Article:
Beyond the Spherical Cow: A New Approach to Modeling Physical Quantities for Objects of Arbitrary Shape
Marc De Graef
Carnegie Mellon University, Department of Materials Science and Engineering
Wednesday, April 27, 2005 15:00-16:00,
Many physical properties depend on the details of the shape of an object.
Such shape functionals include the moment-of-inertia tensor, the demagnetization tensor, gravitational and electrostatic fields, and so on.
Often, the shape of an object is taken into account in the form of integration boundaries,
and this severely limits the range of object shapes that can be explicitly considered.
Often, the sphere is the only shape for which an analytical expression can be obtained.
In this presentation we will introduce a new theoretical tool for the computation of shape-dependent physical quantities:
the shape function.
After describing some of the intrinsic properties of this function, we will illustrate its use with examples taken mostly from magnetism.
We will derive the demagnetization tensor field for a particle of arbitrary shape,
and derive from it an expression for the interaction energy between two particles of arbitrary shape.
Other examples covered will include the gravitational field and the moment-of-inertia tensor.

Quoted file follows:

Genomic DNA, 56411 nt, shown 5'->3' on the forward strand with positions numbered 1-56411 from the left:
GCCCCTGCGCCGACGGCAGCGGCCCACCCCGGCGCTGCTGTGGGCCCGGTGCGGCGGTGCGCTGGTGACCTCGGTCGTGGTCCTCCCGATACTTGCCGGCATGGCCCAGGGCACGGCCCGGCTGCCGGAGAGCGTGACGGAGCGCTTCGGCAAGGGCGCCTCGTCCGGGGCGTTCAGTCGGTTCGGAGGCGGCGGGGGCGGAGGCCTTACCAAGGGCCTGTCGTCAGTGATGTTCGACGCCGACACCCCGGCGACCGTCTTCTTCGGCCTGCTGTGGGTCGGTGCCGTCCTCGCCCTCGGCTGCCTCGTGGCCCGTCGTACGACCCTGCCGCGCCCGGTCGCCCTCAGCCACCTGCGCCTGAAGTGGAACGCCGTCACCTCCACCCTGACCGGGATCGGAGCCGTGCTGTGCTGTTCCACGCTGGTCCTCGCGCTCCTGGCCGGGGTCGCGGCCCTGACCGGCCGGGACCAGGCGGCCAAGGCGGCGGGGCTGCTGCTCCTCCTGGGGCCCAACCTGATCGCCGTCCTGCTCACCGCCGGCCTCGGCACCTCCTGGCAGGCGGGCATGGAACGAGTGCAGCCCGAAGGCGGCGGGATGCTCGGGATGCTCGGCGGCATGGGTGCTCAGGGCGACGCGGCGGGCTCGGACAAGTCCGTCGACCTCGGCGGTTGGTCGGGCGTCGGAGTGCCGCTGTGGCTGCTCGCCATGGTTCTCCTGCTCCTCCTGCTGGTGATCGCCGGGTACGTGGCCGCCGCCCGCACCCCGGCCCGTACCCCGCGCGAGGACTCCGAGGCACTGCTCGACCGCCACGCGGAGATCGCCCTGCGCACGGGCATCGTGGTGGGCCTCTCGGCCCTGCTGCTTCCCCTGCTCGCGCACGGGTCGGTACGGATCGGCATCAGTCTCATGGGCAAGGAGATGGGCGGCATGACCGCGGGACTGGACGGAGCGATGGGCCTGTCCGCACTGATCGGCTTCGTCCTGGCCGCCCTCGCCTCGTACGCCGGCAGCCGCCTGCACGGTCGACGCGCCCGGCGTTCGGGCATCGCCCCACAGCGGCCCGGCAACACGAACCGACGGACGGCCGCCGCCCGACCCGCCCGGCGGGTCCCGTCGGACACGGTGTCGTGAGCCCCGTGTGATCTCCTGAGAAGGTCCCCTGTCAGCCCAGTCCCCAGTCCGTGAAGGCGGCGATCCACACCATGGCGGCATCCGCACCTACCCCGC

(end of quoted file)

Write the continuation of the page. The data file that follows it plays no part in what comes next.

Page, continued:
We will conclude this talk with more general considerations on the applicability range of the shape function concept.
NIST North (820), Room 145
Wednesday, April 27, 2005 13:00-14:00,
Professor De Graef received his PhD in Physics from the Catholic University of Leuven, Belgium, in 1989,
with a thesis on copper-based shape memory alloys.
He subsequently joined Carnegie Mellon University in 1993.
Professor De Graef's research interests lie in the area of microstructural characterization of structural intermetallics
and magnetic materials.
His current focus is on the development of experimental and modeling techniques for the quantitative study of magnetic domain configurations
in a variety of materials, including ferromagnetic shape memory alloys, magnetic thin films, and patterned structures.
This study includes a theoretical analysis of the use of shape functions in the computation of shape-dependent material properties.
Presentation Slides: PDF
Contact: P. M. Ketcham
Note: Visitors from outside NIST must contact
Robin Bickel; (301) 975-3668;
at least 24 hours in advance.